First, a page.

Details of Ex-Canada Diplomat's Detention in China Revealed
(Bloomberg) -- The ex-Canadian diplomat detained in China this month as Beijing fumed over the arrest of a Huawei Technologies Co. executive is being denied a lawyer and limited to one consular visit a month, according to a person familiar with the situation.
The conditions are among the first details of Michael Kovrig’s detention since the International Crisis Group senior adviser was taken into custody by China’s spy agency on Dec. 10. The case -- along with that of another Canadian citizen detained on the same day -- have plunged Canada’s ties with its second-largest trading partner into crisis. Canada’s government on Friday for the first time called the detentions “arbitrary.”
“We are deeply concerned by the arbitrary detention by Chinese authorities of two Canadians earlier this month and call for their immediate release,” Canada’s Foreign Affairs Minister Chrystia Freeland said in a statement.
Kovrig is being held at a secret detention facility where he’s questioned three times a day and unable to turn off the light, said the person, who asked not to be identified discussing the case. He’s been allowed one 30-minute visit by Canadian Ambassador John McCallum in Beijing, in which he appeared stressed but unharmed, the person said.
“The Chinese side protects the legitimate rights and interests of Michael Kovrig and also helped facilitate the Canadian side’s efforts to fulfill their consular duties,” Hua Chunying, a spokeswoman for China’s Ministry of Foreign Affairs, said at a regular briefing in Beijing on Friday.
The conditions of Kovrig’s confinement underscore the personal stakes of a diplomatic feud that erupted after Canada’s arrest of Huawei Chief Financial Officer Meng Wanzhou earlier this month as part of a U.S.-led extradition effort. China’s Ministry of State Security detained Kovrig and North Korea travel guide Michael Spavor just days later, leading to speculation that the investigations were part of a campaign of reprisal.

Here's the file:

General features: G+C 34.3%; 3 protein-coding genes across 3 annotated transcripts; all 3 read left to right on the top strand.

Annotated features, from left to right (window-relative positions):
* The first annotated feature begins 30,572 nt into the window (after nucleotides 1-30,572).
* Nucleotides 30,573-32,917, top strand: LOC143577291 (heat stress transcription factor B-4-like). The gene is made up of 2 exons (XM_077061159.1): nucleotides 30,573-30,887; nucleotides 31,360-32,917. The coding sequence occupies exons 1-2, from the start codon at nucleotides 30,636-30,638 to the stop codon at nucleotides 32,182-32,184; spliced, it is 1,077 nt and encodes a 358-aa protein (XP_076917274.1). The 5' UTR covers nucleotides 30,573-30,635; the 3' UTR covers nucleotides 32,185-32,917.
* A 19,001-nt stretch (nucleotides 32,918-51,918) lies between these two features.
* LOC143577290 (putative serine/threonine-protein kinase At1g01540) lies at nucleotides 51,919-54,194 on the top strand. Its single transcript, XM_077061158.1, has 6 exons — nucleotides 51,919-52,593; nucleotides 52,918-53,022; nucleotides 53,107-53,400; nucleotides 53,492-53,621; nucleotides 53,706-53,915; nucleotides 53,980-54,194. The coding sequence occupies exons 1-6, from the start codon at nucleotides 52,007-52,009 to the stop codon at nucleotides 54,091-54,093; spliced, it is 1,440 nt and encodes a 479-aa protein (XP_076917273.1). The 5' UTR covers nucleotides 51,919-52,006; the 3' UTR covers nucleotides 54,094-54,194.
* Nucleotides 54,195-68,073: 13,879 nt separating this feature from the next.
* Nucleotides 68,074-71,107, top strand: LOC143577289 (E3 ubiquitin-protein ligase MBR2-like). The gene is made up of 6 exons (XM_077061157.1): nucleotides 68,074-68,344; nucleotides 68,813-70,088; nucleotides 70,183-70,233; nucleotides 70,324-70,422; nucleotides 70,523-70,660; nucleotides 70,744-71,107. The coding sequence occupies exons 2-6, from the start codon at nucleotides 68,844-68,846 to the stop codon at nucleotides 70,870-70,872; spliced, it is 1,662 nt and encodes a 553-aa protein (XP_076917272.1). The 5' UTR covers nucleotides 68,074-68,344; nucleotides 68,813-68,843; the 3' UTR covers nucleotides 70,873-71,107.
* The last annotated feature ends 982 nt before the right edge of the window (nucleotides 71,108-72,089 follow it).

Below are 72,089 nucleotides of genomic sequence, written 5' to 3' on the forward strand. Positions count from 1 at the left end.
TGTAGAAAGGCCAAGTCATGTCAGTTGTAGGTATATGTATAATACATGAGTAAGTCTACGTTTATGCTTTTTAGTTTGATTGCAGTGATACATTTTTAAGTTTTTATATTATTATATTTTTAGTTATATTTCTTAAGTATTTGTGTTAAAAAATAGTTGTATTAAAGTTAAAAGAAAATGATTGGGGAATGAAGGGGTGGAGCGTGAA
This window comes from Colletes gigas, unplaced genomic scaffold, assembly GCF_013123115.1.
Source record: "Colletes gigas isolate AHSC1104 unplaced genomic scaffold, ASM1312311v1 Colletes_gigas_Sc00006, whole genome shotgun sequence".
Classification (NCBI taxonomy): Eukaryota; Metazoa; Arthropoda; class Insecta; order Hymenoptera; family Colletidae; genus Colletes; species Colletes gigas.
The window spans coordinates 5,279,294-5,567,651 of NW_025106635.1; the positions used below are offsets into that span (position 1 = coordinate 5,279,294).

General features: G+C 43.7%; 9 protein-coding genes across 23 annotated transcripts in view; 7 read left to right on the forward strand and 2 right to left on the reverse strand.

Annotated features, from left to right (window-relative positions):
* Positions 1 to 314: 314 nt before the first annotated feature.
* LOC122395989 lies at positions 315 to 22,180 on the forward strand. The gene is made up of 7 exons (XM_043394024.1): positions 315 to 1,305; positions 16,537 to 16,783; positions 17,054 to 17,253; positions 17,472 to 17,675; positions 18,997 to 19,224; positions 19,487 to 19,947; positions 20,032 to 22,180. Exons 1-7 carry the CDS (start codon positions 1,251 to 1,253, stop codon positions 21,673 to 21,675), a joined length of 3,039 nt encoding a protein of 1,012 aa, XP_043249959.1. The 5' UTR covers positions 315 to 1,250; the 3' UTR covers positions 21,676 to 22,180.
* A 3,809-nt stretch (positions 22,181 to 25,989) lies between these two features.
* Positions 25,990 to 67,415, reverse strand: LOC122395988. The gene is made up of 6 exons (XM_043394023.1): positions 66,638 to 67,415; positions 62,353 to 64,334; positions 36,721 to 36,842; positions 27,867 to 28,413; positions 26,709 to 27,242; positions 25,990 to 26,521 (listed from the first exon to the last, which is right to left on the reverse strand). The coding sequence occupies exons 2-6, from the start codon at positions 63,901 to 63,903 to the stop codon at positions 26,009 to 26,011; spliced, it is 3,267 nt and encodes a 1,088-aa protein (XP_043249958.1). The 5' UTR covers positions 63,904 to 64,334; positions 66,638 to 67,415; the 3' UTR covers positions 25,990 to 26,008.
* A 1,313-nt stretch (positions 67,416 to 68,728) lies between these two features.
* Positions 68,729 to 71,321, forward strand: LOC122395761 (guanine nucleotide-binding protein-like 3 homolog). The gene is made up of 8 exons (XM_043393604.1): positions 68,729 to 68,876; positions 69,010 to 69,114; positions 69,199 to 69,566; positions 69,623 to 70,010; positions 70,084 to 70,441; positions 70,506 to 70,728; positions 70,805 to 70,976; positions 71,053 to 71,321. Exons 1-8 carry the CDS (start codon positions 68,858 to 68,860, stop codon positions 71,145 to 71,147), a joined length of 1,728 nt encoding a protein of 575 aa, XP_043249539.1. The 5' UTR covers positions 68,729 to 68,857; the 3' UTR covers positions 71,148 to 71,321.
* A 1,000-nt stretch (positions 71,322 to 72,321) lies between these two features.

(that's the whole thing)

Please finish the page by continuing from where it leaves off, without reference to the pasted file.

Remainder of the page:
“Canada is conducting a fair, unbiased and transparent legal proceeding with respect to Meng Wanzhou,” said Freeland, in one of the most direct comments she has made linking the detentions to the Meng situation.
The cases have reverberated through China’s community of foreign diplomats, business consultants, journalists and non-profit workers, many of whom operate in a legal gray area. Executives from both sides of the U.S.’s trade war with China have been reconsidering unessential traveling since the spat began.
Meng -- the daughter of the telecommunications company’s founder -- was released on bail Sunday, pending extradition proceedings that could last months, if not years.
China’s foreign ministry has said Kovrig and Spavor were “suspected of activities endangering national security,’’ allowing authorities to hold them for as long as six months without charge or access to a lawyer. Crisis Group, Kovrig’s current employer, has said there was nothing secretive about his work, which involved writing public reports designed to prevent conflict.
While it’s unclear whether the Kovrig and Spavor cases are related, both men belong to a small community of experts in China’s ties with North Korea and were detained on the same day. Kovrig was picked up off a Beijing street at 10 p.m. Dec 10, the person said.
The description of Kovrig’s detention resembles the experience of Canadians Kevin and Julia Garratt, who ran a coffee shop in northeastern China before their lengthy detention by the Ministry of State Security. They reported six-hour daily interrogations, constant fluorescent light, refused lawyers and monthly consular visits in which they were barred from discussing their cases.
Like the Garratts, Kovrig was moved to another location before his consular visit, the person familiar with the situation said. Although Canadian Global Affairs, the country’s foreign service, learned of Kovrig’s detention soon after it happened, they weren’t officially informed by the Chinese until almost two days later, the person said.
©2018 Bloomberg L.P.